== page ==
For more than 30 years, you could find Diane Croy volunteering at OhioHealth Grady Memorial Hospital. She has done it all at Grady. From making hamburgers and french fries in the hospital basement three decades ago, to volunteering in the Grady emergency room currently; Diane says the hospital family is so special to her.
“Volunteers are the first to lend a helping hand, and the last to turn away. The people here at Grady are just like my family,” Croy said.
In all, she has volunteered more than 21,000 hours at Grady and with OhioHealth. She has also seen the work of OhioHealth in a different form. Her partner, Richard E. Smale, passed away three years ago this past October. His last weeks of life were spent under the watchful eye and care of OhioHealth Hospice.
“They were always real nice, would always help us out. They made sure he was being taken care of, and always took care of us too. They were very cheerful, and if your loved one is sick, they come in so you can get a break,” she said.
After Richard passed, Croy really depended on her volunteer work at the hospital. She would come in, spend hours doing volunteer work, while making strong bonds with the men and women on the front lines in the OhioHealth Grady Memorial Hospital emergency room.
“On Sunday, after church, I might would go and buy chicken, fix potato salad to bring to them so they would have something to eat during their long shifts,” Croy said.
Because of her dedication, and her passion for not only patients at Grady, but those who work at the hospital, OhioHealth Hospice asked Diane Croy if she would accept a special honor this year.
“When they said they wanted me to flip the switch on the ‘Light Up a Life’ event, I was like, what? I was so happy, it was like someone handed me a $1,000 dollar check. I was shocked, really surprised, but very happy,” Croy said.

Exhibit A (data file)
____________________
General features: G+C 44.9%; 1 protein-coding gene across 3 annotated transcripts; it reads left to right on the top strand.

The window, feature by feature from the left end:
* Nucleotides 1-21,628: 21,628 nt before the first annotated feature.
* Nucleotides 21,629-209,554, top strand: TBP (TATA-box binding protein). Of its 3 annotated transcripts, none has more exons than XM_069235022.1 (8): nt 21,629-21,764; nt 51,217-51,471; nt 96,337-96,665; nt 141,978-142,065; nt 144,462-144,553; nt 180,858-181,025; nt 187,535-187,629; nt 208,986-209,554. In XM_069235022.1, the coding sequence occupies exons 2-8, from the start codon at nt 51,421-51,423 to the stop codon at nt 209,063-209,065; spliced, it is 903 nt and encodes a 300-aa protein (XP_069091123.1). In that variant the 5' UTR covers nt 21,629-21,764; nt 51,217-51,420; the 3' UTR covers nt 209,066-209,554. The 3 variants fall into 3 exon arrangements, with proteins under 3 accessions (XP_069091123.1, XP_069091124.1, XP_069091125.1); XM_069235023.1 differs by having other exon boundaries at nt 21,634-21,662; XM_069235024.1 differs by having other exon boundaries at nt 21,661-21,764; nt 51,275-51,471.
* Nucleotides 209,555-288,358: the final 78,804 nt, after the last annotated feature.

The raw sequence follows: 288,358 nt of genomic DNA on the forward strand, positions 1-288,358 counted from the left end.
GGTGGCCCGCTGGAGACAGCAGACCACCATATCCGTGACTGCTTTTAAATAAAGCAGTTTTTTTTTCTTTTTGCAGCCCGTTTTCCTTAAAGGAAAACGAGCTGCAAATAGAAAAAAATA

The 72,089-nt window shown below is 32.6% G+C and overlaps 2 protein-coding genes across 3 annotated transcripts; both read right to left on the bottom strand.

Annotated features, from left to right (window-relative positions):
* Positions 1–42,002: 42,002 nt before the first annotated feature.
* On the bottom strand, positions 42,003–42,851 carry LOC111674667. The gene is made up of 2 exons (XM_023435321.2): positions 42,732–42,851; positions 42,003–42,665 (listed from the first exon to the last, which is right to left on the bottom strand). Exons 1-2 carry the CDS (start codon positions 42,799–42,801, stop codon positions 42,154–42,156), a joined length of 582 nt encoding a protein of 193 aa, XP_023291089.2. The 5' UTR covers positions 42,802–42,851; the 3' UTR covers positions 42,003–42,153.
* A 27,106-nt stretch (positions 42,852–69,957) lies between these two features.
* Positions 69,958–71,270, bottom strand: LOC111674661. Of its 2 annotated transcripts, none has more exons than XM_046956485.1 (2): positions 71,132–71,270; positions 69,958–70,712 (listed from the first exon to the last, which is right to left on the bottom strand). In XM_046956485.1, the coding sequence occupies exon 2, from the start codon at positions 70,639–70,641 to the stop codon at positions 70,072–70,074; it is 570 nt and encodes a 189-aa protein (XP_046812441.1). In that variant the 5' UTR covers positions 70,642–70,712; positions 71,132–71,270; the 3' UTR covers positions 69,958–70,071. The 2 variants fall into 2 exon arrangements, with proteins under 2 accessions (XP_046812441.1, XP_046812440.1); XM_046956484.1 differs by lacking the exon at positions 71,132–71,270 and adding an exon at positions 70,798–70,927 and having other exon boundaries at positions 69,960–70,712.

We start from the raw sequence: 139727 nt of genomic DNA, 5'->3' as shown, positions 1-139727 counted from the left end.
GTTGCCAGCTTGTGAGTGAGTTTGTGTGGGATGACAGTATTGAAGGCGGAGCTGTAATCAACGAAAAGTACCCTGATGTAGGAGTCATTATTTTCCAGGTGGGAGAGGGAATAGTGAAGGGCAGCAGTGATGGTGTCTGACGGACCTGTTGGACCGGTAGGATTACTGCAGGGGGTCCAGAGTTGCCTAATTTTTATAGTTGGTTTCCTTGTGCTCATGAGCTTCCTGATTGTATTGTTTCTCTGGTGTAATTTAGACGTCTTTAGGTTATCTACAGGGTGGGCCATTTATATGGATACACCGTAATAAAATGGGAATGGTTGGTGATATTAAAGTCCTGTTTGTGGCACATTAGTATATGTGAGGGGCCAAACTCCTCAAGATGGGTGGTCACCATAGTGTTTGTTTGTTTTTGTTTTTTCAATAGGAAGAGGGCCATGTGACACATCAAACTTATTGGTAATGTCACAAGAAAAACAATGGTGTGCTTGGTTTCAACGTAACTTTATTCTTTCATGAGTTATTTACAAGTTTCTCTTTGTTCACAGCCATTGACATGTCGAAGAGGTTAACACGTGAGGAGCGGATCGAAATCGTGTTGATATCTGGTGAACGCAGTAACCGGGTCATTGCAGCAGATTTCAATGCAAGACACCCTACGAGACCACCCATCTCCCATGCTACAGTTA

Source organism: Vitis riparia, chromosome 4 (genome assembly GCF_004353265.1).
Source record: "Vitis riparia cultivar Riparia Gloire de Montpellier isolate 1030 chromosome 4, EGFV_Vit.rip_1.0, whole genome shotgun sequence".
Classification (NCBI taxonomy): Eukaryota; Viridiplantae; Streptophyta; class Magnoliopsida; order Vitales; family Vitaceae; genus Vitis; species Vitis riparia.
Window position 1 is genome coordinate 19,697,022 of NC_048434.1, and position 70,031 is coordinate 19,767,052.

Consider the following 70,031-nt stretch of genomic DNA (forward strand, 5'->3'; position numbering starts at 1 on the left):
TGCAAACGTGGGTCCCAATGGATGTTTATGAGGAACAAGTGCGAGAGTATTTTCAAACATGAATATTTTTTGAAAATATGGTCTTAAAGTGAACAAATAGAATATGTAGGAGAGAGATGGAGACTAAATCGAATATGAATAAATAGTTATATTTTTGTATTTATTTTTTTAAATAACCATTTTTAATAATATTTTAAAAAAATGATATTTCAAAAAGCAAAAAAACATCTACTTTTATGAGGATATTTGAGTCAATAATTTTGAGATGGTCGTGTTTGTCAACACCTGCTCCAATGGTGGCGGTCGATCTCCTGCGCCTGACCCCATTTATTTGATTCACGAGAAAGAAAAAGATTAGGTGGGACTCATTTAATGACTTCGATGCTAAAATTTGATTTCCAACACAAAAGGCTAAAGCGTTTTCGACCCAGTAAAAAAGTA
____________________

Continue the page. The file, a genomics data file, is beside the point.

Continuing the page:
For many in the Delaware community, attendance at Light Up a Life at Grady Memorial Hospital in early December has marked the beginning of the holiday season.
Since its inception in 2000, Light Up a Life has proven to be a loving and meaningful memorial event that celebrates the lives of loved ones who have died and to raise awareness along with financial support for OhioHealth Hospice.
“Participants are invited to make a contribution by purchasing an ornament that will have the name of a loved one printed on it. The names are read during the service and family members are invited to come forward to place the ornament on a Christmas tree – a wonderful way to honor the memory of loved ones,” said Doug Cluxton, Manager of Bereavement Services, OhioHealth Hospice.
When Diane flips the switch on Sunday at 7 p.m. at OhioHealth Grady Hospital, she will also get a look at a quilt, and past quilts put together to honor loved ones gone.
She will have a patch she created in Richard’s honor hand-stitched into one of those special quilts.
“He called me tadpole, and I called him honey-bunny, and that is what will be on a square,” she said.
These beautiful creations have been a tradition since 1985. Every five years, a new quilt is created by families who were invited to participate by decorating a quilt square with details, colors, photos and other mementos of their loved one.
Members of the Serendipitee quilting group have been working hard, piecing the two new quilts together this year. Betty Demopolis, Sandy Lewis, Linnea Cummings, Mary Ann Thurston, Rusty Wells, Debbie Badger (quilter), and Sue Stafford of The Serendipitee Shop in Waldo, Ohio helped with the quilts.
Sunday’s event will also include familiar carols sung by the Delaware Chorus and musical selections by harpist, Trista Hill.
Story provided by OhioHealth.